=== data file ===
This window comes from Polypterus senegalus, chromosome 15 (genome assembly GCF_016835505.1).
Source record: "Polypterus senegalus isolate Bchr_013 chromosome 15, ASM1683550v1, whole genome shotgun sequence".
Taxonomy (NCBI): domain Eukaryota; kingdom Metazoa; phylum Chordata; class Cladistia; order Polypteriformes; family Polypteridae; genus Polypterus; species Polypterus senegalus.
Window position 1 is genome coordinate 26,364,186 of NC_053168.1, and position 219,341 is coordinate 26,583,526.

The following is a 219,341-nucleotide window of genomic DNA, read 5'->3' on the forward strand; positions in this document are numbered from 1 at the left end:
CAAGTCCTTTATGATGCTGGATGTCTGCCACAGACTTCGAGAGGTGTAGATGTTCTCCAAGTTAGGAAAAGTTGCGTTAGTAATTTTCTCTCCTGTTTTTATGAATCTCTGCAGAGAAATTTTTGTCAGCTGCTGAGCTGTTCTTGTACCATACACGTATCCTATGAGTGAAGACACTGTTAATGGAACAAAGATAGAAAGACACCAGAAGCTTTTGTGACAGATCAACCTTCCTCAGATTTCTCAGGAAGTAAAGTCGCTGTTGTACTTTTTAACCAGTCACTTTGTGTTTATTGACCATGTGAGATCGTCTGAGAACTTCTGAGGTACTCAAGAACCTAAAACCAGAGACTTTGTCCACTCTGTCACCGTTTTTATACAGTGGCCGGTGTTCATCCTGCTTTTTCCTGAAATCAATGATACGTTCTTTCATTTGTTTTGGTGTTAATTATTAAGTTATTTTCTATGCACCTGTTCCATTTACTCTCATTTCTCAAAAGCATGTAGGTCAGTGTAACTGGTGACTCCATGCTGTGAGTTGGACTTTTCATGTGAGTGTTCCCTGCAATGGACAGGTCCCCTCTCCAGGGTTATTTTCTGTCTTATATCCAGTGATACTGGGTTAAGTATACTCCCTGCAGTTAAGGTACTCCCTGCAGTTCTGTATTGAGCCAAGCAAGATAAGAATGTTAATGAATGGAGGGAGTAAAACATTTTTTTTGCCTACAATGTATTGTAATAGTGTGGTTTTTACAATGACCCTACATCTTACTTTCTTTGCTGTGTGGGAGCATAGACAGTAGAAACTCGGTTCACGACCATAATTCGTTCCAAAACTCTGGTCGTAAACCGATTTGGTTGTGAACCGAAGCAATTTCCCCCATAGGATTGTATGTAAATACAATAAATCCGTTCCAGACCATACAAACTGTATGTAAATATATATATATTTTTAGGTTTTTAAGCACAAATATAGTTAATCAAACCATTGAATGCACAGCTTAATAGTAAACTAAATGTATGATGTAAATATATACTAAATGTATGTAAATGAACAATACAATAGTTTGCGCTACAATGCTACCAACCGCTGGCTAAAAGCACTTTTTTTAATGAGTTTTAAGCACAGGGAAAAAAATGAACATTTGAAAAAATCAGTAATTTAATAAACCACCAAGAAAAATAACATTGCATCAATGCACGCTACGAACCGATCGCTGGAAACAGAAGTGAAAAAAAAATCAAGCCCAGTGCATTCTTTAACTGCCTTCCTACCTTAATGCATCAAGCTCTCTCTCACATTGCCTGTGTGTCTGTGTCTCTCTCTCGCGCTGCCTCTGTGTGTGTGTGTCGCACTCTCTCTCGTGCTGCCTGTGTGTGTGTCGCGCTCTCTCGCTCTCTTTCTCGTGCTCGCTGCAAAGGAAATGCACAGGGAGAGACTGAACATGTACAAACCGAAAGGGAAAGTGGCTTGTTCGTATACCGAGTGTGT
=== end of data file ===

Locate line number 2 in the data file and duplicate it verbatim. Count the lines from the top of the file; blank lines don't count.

Source record: "Polypterus senegalus isolate Bchr_013 chromosome 15, ASM1683550v1, whole genome shotgun sequence".